Need advice on what type of hairbraiding for daughter.

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#1
1,135 Posts
Joined Oct 2003
My daughter has thick, long hair. It is almost to the top of her teeny little behind. She is also Asian and has coarse hair. I would love to hear from you all on advice on what type of braids to get.

I know I DO NOT want a full head done. Goodness, we would be there for 5 hrs. I just what some on the side or something. But, I can't even envision what this looks like. Someone mentioned a 'head band' type of braiding. What is this like?

Thanks so much for your help on my convoluded question!


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#3
phila, pa
52,276 Posts
Joined Jul 2000
you can get the bangs done in corn row types of braids. It keeps all the hair off her face too for the rest of the cruise.

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#4
Deer Park, Texas, USA
1,215 Posts
Joined Aug 2003
I would be very careful. I didn't think we would ever get my daughter's undone when she was 19. She lost a lot of hair. She said she would never do it again.

Linda

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#5
Alpharetta Georgia
87 Posts
Joined Mar 2003
My daughter always gets 'half a head' braided. They do it from the front to where a headband would rest. They put beads there so it does look like a headband. Looks real cute and still leaves the back hair free and hanging. The key to getting it out with out losing a lot of hair is to take it out before it is 2 weeks old. When you do cut the rubber bands and lightly take it off. Then put cream rinse on your hear and wash in the shower.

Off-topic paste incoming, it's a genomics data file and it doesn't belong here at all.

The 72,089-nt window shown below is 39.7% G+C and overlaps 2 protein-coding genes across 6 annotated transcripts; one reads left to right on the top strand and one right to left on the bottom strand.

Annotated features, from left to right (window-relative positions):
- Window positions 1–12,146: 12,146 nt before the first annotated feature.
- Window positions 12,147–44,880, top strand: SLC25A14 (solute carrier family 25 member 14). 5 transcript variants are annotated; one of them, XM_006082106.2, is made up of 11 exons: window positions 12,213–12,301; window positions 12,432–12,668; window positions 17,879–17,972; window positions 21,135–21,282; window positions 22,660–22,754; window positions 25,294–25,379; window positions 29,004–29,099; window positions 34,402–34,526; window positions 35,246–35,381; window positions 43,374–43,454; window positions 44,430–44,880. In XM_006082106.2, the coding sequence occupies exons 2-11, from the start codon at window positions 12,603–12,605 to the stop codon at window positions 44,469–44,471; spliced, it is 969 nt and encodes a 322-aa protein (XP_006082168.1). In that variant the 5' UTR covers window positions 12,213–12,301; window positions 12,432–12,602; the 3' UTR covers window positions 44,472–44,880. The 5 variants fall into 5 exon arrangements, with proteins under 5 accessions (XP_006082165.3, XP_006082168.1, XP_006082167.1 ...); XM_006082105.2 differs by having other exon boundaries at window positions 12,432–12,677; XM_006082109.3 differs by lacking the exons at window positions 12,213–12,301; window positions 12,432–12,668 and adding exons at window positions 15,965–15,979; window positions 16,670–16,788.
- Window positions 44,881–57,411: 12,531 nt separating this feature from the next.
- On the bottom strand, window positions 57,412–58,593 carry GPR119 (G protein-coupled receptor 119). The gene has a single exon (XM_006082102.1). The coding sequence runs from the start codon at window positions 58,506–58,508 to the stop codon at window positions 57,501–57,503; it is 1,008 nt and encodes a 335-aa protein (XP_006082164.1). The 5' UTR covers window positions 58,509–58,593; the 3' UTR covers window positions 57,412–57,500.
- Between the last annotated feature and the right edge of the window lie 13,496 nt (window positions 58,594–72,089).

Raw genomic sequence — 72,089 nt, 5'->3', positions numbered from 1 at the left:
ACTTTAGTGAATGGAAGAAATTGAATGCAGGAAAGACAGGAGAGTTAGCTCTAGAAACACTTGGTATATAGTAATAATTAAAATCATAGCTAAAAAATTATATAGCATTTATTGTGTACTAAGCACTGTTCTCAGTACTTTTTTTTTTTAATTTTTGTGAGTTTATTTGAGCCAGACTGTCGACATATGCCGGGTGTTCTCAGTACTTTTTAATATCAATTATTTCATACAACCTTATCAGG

I will warn you that it hurts while they are applying the braids. My 9 year old daughter was fighting back tears half the time. Don't forget to put a lot of sunscreen on the head!It does look so cute when it is done though!

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#6
Roanoke, VA
1,809 Posts
Joined Feb 2001
I don't have any advice; however, I have always wondered--what is the draw to this hair 'style' and I use the word style very loosely.

From the previous posts I also ask why would anyone willingly and knowingly subject their child to pain, tears, and hair loss? I’m just curious, and not passing judgment upon past and/or future responders.

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#7
phila, pa
52,276 Posts
Joined Jul 2000
I would think a lot of people see the "style" as an inland thing and not seeing the long term of the "style" (like taking them out)